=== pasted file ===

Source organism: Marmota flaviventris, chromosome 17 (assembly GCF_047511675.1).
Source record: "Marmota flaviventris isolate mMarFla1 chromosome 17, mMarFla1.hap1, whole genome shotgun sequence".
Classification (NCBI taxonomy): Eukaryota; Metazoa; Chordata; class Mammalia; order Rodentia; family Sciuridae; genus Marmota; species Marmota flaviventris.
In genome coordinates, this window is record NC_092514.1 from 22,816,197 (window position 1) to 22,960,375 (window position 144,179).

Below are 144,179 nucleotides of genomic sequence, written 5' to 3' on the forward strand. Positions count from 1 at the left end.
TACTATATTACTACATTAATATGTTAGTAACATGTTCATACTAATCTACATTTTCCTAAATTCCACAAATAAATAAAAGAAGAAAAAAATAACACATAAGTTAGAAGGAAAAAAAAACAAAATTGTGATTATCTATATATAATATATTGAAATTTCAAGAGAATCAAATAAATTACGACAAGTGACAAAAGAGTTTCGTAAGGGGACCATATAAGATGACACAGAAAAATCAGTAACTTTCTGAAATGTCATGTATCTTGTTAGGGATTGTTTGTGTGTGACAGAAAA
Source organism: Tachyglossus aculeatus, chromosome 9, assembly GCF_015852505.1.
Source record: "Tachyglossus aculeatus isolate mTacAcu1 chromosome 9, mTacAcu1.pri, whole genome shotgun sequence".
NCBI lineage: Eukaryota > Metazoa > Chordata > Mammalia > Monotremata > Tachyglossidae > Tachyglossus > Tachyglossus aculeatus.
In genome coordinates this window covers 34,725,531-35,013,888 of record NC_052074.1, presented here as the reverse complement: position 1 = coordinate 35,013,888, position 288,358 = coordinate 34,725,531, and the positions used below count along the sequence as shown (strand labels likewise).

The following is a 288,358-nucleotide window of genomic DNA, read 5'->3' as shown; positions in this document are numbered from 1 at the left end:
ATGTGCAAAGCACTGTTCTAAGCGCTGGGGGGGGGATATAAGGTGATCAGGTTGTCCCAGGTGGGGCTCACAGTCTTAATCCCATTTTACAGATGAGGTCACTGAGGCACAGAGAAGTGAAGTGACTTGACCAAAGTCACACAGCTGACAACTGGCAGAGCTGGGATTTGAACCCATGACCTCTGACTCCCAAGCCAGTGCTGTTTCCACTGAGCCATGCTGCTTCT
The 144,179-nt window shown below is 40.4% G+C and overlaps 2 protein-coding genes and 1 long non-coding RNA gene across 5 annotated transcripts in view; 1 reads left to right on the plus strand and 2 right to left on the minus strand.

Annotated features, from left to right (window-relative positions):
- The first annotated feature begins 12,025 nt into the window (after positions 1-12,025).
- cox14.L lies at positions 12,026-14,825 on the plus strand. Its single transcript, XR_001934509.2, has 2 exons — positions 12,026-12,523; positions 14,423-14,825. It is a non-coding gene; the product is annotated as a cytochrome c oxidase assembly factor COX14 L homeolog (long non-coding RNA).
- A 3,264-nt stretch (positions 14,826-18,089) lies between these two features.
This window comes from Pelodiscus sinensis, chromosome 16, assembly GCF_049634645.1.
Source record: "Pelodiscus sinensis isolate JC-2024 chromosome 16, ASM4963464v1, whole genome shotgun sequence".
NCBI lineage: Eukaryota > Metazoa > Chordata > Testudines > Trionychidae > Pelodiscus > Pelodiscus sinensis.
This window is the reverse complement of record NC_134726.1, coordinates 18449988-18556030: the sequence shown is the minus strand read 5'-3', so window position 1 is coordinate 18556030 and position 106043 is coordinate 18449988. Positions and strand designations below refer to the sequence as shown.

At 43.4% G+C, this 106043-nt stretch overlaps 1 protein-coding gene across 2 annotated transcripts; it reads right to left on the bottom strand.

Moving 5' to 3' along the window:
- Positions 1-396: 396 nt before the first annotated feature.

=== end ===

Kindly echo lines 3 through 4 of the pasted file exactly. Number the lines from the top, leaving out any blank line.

Classification (NCBI taxonomy): Eukaryota; Metazoa; Chordata; class Mammalia; order Rodentia; family Sciuridae; genus Marmota; species Marmota flaviventris.
In genome coordinates, this window is record NC_092514.1 from 22,816,197 (window position 1) to 22,960,375 (window position 144,179).